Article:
Kenny also says he believes the eurozone can still be "the greatest trading block in the globe" if its leaders respond to the crisis in the right way.

In 2010, Ireland was forced to join Greece and Portugal in seeking a financial bailout.

The country negotiated a potential 92-billion-US-dollar bail-out from the European Union and International Monetary Fund, after reaching the brink of bankruptcy over its bank-rescue programme.

Since then the EU and IMF monitors have lauded Ireland's commitment to fight its deficits as part of the deal.

Syrians Denounce New Arab League Stand
Hundreds of thousands of people have gathered in the main squares across Syria to express their rejection of the recent Arab League plan that calls for President Bashar al-Assad to step down.

Syrians across the country carried large posters of Assad and Syrian flags as they sang national songs over loudspeakers.

"We are here to emphasize just one point. Bashar is the only president, and no one can drive him away."

"President Bashar will stay and the reform plan will continue. No matter what decision the UN Security Council makes, Bashar will stay on, because most people support him."

Earlier, the Arab League urged Syrian President Bashar al- Assad to delegate power to his first vice president and form a national unity government as part of a new plan to end the political crisis in the country.

Under the initiative a national unity government would need to be formed within two months.

The Syrian government and all opposition parties have been asked to start political dialogue, sponsored by the Arab League, within two weeks.

Pentagon Chief Announces Spending, Personnel Cuts in New Defense Budget
The United States Defense Secretary Leon Panetta has announced cuts in the country's defense spending and Army personnel.

The Pentagon's base budget request is set at 525 billion dollars for the 2013 fiscal year starting October. This is down from 531 billion dollars in this current fiscal year.

Meanwhile, almost 100,000 troops will also be cut as part of plans for a "smaller, leaner" US military.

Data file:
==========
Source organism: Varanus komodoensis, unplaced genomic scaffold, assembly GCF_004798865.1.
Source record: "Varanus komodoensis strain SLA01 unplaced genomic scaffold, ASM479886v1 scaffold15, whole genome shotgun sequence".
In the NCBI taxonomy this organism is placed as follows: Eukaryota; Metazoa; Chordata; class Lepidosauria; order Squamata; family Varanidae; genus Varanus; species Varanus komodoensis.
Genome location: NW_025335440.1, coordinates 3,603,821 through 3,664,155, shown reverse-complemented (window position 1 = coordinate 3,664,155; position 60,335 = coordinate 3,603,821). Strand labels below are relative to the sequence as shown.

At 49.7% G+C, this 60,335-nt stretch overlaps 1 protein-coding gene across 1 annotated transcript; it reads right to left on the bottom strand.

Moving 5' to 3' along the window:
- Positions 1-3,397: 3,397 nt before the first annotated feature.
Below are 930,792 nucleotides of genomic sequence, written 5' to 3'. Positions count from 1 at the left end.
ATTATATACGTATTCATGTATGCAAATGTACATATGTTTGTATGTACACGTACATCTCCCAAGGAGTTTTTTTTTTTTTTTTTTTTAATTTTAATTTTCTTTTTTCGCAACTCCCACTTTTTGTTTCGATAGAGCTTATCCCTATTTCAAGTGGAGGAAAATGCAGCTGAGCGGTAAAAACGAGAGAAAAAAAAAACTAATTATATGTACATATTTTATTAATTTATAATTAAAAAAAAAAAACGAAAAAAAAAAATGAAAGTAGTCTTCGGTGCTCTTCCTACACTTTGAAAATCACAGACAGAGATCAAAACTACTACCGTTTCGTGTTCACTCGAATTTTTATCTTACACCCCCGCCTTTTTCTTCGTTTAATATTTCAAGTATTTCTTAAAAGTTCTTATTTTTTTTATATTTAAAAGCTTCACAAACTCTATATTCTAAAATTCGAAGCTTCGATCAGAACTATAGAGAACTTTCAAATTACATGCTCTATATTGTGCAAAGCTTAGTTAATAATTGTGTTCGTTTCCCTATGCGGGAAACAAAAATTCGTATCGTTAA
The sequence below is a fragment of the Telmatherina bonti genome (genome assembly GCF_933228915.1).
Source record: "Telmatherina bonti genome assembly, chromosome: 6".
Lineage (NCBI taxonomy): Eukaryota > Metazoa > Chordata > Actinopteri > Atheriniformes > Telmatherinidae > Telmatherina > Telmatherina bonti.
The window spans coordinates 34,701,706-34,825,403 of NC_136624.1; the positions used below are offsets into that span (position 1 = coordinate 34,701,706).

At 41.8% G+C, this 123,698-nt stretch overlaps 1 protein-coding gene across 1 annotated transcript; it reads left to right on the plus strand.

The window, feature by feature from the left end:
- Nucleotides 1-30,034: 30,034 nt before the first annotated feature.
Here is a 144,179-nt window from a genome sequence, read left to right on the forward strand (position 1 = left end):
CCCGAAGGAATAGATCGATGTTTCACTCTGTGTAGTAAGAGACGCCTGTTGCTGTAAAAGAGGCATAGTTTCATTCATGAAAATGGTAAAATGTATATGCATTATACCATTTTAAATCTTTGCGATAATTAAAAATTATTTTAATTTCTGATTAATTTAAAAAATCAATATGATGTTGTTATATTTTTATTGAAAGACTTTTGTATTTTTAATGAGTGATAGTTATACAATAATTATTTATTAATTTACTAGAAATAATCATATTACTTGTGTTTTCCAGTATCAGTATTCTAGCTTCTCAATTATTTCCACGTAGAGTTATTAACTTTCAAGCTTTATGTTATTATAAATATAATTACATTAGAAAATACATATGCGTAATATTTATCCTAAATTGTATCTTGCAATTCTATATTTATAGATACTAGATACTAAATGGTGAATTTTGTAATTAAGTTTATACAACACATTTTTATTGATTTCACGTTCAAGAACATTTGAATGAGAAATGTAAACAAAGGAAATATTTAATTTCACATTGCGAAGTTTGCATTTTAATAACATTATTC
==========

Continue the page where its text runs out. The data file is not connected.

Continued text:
Panetta says the budget aims to re-shape the US military to be more agile, quick and flexible that incorporates the lessons learned in 10 years of war.

"What we've done is to try to develop the kind of agility and capability so that we can respond to the threats that we're going to face in the 21st century.And I think this is the force for the future. You know, are there risks associated with it? You bet. Can we deal with those risks and make them acceptable? You bet."

Panetta also says the US will continue buying F-35 jets, but would slow its purchase of the stealth fighter planes.

He adds that due to the rehsaping, the focus will shift from large-scale conflicts, for example, Iraq and Afghanistan, to areas of key national interest, including a strengthened commitment in Asia.

The defence spending plan is scheduled to be submitted to the US Congress as part of the the US governments full 2013 budget on 13 February.

The defence budget is being reshaped in the midst of a presidential contest, in which Obama is hoping to portray himself as a forward-looking commander in chief.

French Troops To Pull Out From Afghanistan By The End of 2013
French President Nicolas Sarkozy is now saying that French troops will withdraw from Afghanistan by the end of 2013.

"For France, the pursuit of the transition and the gradual transfer of combat responsibilities will allow us to plan the return of the totality of our forces, by the end of the year 2013."

The announcement came after talks with Afghan President Hamid Karzai. Sarkozy confirmed that pullout plans would not be accelerated after the killing of French soldiers last week.

Paris has 3,600 troops in Afghanistan as part of the 130,000-strong NATO-led force there. French troops mainly patrol Kapisa, a mountainous province near Kabul. One thousand French troops are due to leave by end-2012 and the rest by 2014.

France spends about 500 million euros a year on its Afghan operations at a time when Paris is trying to balance its finances.